How To End A Work Friendship

Having friends in the office can improve your mood and productivity—until you want to cut ties.

How To End A Work Friendship
[Photo: Flickr user Scott Griggs]

Businesses are starting to clue into what every kid who’s ever frequented a playground knows well: Daily life is easier when you’ve got friends around.


“When colleagues can traverse acquaintance status and move into the friend realm,” leadership consultant Jessica Amortegui wrote for Fast Company last year, “their motivation deepens. A halfhearted effort means much more than a dissatisfied customer or disappointed manager. It means letting down a friend.” And not only do work friends make us more productive and motivated, there’s growing research to suggest they’re also crucial for our happiness and well-being.

Sometimes though, your work friendship may have run its course and you need to find a way to end it. The reasons why can vary, from moving to a management position, to interests or lifestyles that grow apart. But whatever the reason, here’s what you need to consider if you’re trying to dump a work friend.

When One Of You Is The Other’s Boss

For all the experimentation around flat organizations, the truth is that the vast majority of employees have bosses. No matter how chummy you are with yours, there’s a power dynamic there. And power dynamics generally aren’t great for friendships.

Workplace friendships “can become problematic if one employee is in a supervisory position over the other,” says Nannina Angioni, a labor and employment attorney with the Los Angeles–based law firm Kaedian LLP. “When colleagues are seen as too close for a professional relationship, it can create animosity among a team at the low end, or possibly expose the employers to an employment claim on the more extreme end.”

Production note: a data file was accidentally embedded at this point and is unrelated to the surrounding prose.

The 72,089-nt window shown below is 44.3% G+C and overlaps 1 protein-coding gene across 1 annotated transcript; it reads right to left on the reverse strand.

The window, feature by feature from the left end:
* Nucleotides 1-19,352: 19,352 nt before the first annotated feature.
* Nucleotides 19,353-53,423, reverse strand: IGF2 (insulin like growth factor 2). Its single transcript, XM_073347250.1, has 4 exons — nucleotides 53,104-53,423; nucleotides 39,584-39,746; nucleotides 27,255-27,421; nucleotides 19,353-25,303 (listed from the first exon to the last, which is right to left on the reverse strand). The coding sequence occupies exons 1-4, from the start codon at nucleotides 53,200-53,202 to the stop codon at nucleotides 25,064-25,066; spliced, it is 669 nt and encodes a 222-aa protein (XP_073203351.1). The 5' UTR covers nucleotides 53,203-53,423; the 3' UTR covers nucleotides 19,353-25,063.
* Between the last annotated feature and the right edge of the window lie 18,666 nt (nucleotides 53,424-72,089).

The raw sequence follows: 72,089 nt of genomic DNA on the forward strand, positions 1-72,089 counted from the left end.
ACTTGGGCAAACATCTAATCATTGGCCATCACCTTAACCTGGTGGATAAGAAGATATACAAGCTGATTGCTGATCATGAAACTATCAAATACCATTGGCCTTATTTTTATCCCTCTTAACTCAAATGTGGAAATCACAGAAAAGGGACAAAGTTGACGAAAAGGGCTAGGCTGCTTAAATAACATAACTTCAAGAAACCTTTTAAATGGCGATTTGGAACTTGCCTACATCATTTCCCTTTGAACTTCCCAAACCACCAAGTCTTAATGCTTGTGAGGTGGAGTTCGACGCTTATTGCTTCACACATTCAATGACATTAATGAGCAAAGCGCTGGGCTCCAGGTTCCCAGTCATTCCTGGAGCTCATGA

There are other reasons, of course, to want to end a work friendship than either the appearance or the actual likelihood of favoritism (or any other type of wrongdoing), but she has a point: Some bosses will ask or pressure you to do unethical things, and cite your friendship as the reason why you should comply.


“The process for changing this sort of relationship dynamic can be tricky,” Angioni concedes, but if you need to pull back from a friendship where you’re on the low end of a power differential, “the best place to start is to always default to your employment obligations.” As John Rampton, founder of Due (an online invoicing company) has pointed out, “success at the expense of your integrity” is one thing you definitely don’t owe your boss, and it’s a perfectly reasonable place to draw the line–without sounding accusatory.

“Listen, I know we’re friends,” you can say, “but this could really jeopardize that promotion you know I’ve been gunning for. You understand, right?” If they don’t, well, that’s what HR departments and, ultimately, attorneys like Angioni are there for.